Pakistan + 2 more

Independent Monitoring Board of the Global Polio Eradication Initiative, 18th Report

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The 17th IMB report, published in November 2019, followed the Board’s meeting to review the Polio Programme’s performance. The IMB found the Polio Programme at a critical point with the eradication process seriously under threat.

Wild poliovirus transmission in Pakistan was surging. A huge and unprecedented immunity gap had opened up in Afghanistan as a result of the Taliban denying the Polio Programme access to communities. Multiple type 2 vaccine-derived poliovirus outbreaks were sweeping across Africa on a scale not imagined when the switch from trivalent to bivalent oral polio vaccine took place in 2016.

The 17th IMB report described this situation as a crisis. It identified deep-seated root causes that had led the Polio Programme into such a slump in its performance. Many of these had been highlighted in previous IMB reports. However, because over recent years the polio numbers were broadly progressing in the right direction, an attitude of “almost there” meant that the problems had not been definitively resolved.

These problems included the politicisation of the oral polio vaccine. It was being used as a source of conflict between political parties and as a bargaining tool by interest groups and factions with influence on whether communities participated in the Polio Programme in Pakistan.

Communities most at risk of polio were often those with multiple social and economic deprivation and a lack of basic infrastructure such as water, sanitation and public health services. Hostility towards the oral polio vaccine had been growing in these communities for some considerable time.

This was being fuelled by: a resentment that government did nothing to help them, yet wanted them to accept the polio vaccine as a necessity; little understanding of why so many doses of the vaccine were required (multiple knocks on the door); and fears, rumours and suspicions that the vaccine was harmful to children.

In addition to these major political, social, and communications problems, there were also weaknesses in management and organisation at an operational level. The basic technical performance of the Polio Programme was not reaching the levels of best practice that had helped stop wild poliovirus transmission in other regions.

The findings and necessary action to address the crisis, identified by the 17th IMB report, were accepted by the Polio Oversight Board (POB) of the GPEI and by the governments of the polioendemic countries. However, within weeks the COVID-19 crisis had broken, and polio teams and resources were repurposed in the fight against the pandemic coronavirus.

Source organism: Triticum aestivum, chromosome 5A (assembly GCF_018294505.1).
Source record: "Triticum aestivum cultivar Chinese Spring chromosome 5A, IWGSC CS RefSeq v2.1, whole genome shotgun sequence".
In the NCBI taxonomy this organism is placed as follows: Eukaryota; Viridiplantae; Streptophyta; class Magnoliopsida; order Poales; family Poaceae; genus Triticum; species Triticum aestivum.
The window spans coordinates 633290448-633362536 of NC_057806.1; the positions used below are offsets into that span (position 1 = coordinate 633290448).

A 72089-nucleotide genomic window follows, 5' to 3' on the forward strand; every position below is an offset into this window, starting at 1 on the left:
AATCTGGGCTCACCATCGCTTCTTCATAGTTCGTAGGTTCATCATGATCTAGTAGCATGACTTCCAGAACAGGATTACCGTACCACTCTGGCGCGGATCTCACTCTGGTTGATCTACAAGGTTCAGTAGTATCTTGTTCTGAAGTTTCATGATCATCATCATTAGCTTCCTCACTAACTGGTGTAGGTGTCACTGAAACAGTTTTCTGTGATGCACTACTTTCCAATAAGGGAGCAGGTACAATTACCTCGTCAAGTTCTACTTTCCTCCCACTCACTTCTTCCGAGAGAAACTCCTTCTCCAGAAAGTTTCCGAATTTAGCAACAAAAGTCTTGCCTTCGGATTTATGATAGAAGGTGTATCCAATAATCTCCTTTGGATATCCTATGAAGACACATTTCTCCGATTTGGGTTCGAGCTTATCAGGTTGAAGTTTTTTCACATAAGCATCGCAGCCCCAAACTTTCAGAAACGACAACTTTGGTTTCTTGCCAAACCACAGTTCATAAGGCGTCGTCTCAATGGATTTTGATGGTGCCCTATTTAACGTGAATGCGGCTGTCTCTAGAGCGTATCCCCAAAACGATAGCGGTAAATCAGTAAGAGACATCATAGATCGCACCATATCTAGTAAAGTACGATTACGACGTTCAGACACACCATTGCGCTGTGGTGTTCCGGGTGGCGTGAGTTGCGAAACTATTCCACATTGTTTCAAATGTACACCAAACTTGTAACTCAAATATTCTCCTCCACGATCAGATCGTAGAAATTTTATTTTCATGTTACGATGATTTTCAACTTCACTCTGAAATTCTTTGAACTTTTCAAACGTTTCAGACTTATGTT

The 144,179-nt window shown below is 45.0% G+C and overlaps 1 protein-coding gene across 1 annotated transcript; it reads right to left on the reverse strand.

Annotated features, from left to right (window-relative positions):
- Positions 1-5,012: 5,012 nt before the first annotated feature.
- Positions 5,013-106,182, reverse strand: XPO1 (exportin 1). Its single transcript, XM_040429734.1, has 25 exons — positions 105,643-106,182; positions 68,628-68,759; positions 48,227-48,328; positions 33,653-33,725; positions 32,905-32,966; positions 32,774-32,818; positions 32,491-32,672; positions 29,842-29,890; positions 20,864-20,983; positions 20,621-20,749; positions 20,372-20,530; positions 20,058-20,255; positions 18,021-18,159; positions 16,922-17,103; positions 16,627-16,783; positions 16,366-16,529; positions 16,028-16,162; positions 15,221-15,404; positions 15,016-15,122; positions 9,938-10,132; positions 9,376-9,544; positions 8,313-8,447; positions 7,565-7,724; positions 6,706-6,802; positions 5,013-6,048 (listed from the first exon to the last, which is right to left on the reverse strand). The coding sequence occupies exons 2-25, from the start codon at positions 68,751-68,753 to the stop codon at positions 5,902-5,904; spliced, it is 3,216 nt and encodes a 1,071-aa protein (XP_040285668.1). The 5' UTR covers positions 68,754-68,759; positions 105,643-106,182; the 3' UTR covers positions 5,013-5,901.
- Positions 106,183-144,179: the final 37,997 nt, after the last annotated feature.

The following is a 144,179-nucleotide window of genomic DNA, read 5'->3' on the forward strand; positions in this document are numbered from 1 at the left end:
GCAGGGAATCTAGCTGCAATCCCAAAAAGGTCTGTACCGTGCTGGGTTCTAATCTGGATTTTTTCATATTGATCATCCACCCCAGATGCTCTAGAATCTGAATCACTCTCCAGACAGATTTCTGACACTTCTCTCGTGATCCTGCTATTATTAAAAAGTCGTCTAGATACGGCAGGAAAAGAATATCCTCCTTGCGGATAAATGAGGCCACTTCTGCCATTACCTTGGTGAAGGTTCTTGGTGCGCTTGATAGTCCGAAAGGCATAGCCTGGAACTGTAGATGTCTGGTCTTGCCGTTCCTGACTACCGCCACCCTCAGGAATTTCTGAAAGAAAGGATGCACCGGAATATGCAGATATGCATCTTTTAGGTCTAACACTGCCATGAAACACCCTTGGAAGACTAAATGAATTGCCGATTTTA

It is essential that the Polio Programme remembers that, by the end of 2019, it stood on very shaky ground. There were massive challenges both in interrupting wild poliovirus transmission in the endemic areas and in managing many vaccinederived poliovirus outbreaks.

Cases of poliovirus had increased fivefold between 2018 and 2019. There was uncertainty and doubt surrounding the effectiveness of strategies and tools.

At the Polio Oversight Board meeting, that immediately followed the Abu Dhabi Pledging Conference, on 20 November 2019, donor countries made an unprecedented demand that the GPEI should review and reform its governance and accountability structures. This did not reflect a reduced determination by these donors to get the job done, but rather the depth of their concern that there was no clear end in sight for polio eradication, and a lack of clear accountability in a $1 billion a year spending programme.

Even before COVID-19, many donor countries’ overseas aid budgets were being heavily scrutinised. With the coronavirus’s savage impact on national economies, the case that polio dollars are safe in GPEI hands will, in future, need to be more convincingly made to the governments and taxpayers of these countries. At the same time, there is greater need for resources than originally planned.

Each year of failure to eradicate polio results in enormous health, opportunity, and economic costs. The budgetary needs of the programme are increasing steeply. They will increase further if vaccine-derived poliovirus outbreaks continue to occur on a wide scale. Also, conducting polio campaigns in a COVID-19 environment will be much slower, will need many more precautions (such as personal protective equipment), and, as a result, will be more expensive.

This 18th IMB Report follows videoconference meetings that the Board held with the GPEI Strategy Committee, donors, wider polio partners and the governments of the polioendemic countries on 29 and 30 June and 1 July 2020. The discussions were complex because they had to take account not only of the programmatic weaknesses and action needed to transform them before COVID-19 struck, but how to build the impact of COVID-19 into the GPEI’s ongoing strategic approach to polio eradication.

The conversations also had to explore whether the period of pause and reflection, imposed on the Polio Programme by COVID-19, had caused the leadership of the Polio Programme to think differently about the path to eradication.